Photo by: 2019 Nick Cammett/Diamond Images via Getty Images
Also on the list of players to consider: TE Ricky Seals-Jones, OT Justin McCray, and DE Bryan Cox.
Now that we’ve covered all of the Cleveland Browns’ unrestricted free agents, let’s take a look at the team’s five restricted free agents that they will need to make decisions on by 4:00 PM on March 18th. An explanation on what restricted free agents are, along with this year’s tender amounts, are in the sidebar below.
List of the Browns’ RFA
Biggest Storyline: It was pretty much a certainty already that Cleveland would tender RB Kareem Hunt, and then at the NFL Combine, new GM Andrew Berry confirmed that he will be tendering the team’s backup running back. However, he declined at this time to reveal whether which tender he’d use on him.
Hunt was originally a 3rd round pick, so the cheapest option is to use the original round tender of $2.144 million on him. I think the real decision is between a 1st round tender ($4.667 million) and a 2nd round tender ($3.278 million), a difference of about $1.4 million in cap space for 2020. If Cleveland was 100% dead set on not wanting other teams to negotiate with Hunt this offseason, they’d use the 1st round tender. But it might be tempting for them to use a 2nd round tender.
With Hunt’s skillset, I could see a team coughing up a 2nd round pick in exchange for signing Hunt to a long-term deal, despite his off-the-field issues. Then, the question is whether or not Cleveland would match Hunt’s deal to have both he and Nick Chubb locked up long-term, or do they take advantage of Hunt’s value? In other words, if Chubb is already viewed as basically the top running back in the NFL, should we flip our luxury of Hunt into a 2nd round pick, which could be used for an extra starter (i.e. left tackle, right tackle, or safety)? This might not be popular on here, but I think I’d be up for tempting the 2nd round tender.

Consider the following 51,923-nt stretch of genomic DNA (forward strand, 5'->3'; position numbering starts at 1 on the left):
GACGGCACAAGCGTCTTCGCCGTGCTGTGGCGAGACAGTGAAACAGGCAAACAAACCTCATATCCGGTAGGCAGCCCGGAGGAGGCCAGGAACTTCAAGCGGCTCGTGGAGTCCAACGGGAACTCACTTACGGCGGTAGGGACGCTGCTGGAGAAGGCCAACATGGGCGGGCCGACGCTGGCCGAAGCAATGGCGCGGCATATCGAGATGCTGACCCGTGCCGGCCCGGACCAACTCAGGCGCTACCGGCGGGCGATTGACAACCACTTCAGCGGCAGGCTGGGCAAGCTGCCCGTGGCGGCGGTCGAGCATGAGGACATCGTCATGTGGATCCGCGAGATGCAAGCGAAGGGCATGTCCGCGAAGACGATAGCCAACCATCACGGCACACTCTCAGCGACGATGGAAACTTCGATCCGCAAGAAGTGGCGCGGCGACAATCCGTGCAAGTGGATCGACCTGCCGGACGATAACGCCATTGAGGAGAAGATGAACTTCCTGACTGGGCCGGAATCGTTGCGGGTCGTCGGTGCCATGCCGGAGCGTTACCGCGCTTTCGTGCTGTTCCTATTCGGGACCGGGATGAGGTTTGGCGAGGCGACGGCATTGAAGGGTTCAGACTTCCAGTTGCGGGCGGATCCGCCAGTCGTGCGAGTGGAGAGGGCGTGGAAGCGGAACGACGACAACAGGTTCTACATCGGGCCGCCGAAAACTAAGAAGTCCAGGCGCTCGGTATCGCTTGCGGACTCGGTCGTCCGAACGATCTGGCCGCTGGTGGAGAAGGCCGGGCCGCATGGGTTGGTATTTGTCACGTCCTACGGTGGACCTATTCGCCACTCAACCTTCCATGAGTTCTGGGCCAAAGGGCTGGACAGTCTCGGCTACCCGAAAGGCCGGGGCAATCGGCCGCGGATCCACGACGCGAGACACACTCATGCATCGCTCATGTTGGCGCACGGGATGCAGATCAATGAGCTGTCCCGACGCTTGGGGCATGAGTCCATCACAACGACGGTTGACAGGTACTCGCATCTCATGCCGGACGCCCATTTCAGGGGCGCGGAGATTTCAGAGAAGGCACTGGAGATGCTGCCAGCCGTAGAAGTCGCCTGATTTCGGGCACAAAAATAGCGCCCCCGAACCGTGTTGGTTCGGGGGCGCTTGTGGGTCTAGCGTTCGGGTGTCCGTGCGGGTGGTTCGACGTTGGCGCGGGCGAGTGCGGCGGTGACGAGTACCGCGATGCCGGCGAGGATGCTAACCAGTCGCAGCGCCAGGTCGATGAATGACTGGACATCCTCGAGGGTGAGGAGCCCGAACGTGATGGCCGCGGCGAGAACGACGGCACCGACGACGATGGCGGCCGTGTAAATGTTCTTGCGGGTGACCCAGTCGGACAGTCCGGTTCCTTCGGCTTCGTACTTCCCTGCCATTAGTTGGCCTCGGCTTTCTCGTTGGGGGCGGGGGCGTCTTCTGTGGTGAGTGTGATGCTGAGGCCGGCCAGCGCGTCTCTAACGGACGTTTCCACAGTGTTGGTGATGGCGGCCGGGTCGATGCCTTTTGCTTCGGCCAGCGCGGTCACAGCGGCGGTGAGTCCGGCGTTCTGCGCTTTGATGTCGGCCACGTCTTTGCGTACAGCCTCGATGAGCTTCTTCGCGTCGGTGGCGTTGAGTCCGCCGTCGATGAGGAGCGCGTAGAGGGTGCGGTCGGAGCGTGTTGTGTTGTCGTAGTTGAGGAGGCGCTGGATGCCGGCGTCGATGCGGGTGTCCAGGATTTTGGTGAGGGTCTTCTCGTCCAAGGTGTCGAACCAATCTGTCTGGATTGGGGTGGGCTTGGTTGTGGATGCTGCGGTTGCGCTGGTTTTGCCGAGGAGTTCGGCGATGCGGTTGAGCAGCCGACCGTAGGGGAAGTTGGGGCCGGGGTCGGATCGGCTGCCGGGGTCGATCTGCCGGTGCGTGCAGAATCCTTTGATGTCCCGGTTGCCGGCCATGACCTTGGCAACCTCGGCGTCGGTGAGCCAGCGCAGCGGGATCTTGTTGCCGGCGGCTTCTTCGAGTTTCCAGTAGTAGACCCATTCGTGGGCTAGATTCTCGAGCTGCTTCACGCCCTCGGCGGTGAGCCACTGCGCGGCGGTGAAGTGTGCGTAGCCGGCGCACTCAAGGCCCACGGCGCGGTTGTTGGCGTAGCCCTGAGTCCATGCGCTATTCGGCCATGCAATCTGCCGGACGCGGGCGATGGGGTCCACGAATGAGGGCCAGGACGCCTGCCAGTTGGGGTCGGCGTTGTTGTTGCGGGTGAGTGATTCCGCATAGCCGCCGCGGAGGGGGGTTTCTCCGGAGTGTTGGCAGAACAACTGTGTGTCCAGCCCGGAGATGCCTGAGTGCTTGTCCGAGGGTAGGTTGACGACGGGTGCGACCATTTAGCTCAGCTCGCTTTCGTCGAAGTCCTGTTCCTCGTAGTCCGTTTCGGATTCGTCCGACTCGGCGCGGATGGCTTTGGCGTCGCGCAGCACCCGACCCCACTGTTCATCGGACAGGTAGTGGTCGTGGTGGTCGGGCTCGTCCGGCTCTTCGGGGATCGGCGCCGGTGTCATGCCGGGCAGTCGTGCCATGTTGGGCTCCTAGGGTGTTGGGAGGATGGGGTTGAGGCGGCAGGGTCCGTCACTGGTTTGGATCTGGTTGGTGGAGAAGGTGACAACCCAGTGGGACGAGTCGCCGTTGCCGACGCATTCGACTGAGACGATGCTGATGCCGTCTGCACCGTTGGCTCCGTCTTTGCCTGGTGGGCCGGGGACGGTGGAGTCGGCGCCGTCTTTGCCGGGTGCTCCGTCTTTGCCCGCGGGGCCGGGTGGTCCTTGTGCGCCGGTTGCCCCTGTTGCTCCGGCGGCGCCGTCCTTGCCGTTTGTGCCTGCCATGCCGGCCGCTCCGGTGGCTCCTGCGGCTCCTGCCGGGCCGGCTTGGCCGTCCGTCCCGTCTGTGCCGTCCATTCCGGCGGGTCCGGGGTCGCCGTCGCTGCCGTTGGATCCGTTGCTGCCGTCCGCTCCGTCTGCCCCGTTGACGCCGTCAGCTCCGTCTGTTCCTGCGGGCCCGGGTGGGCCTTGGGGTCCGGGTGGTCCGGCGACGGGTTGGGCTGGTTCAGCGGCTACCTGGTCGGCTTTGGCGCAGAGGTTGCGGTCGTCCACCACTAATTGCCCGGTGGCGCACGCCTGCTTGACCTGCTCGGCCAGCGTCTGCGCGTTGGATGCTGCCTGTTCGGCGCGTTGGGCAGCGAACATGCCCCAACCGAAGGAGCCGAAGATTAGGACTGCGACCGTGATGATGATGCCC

Rest of the Group:
- TE Ricky Seals-Jones was originally an undrafted free agent. He finished the 2019 season with 14 catches for 229 yards and 4 touchdowns. I liked what he showed as a receiver and would be OK tendering him on the one-year deal for $2.144 million. That would be an original round tender, so Cleveland would not receive anything in return if he was signed. Better yet, let Seals-Jones’ contract expire and re-sign him as an unrestricted free agent to a veteran minimum deal, or something closer to what Darren Fells got last year (1 year, $1.5 million).
- OL Justin McCray was acquired via a trade last year for basically free from the Packers. It’s hard to think that he started 4 games in 2019. He didn’t fare too well in those outings, and although his experience may be considered valuable on a short contract, I would let him walk.
- DE Bryan Cox Jr: After going undrafted in 2017, Cox spent three+ years with the Panthers before being claimed by the Browns mid-way through last season. He logged 12 tackles and 0.5 sack, showing some ability to make or disrupt some plays in the backfield on what eventually became a thin defensive line. I wouldn’t bring him back on a tender, but if he wanted to re-sign for the veteran minimum, I think he warranted another look.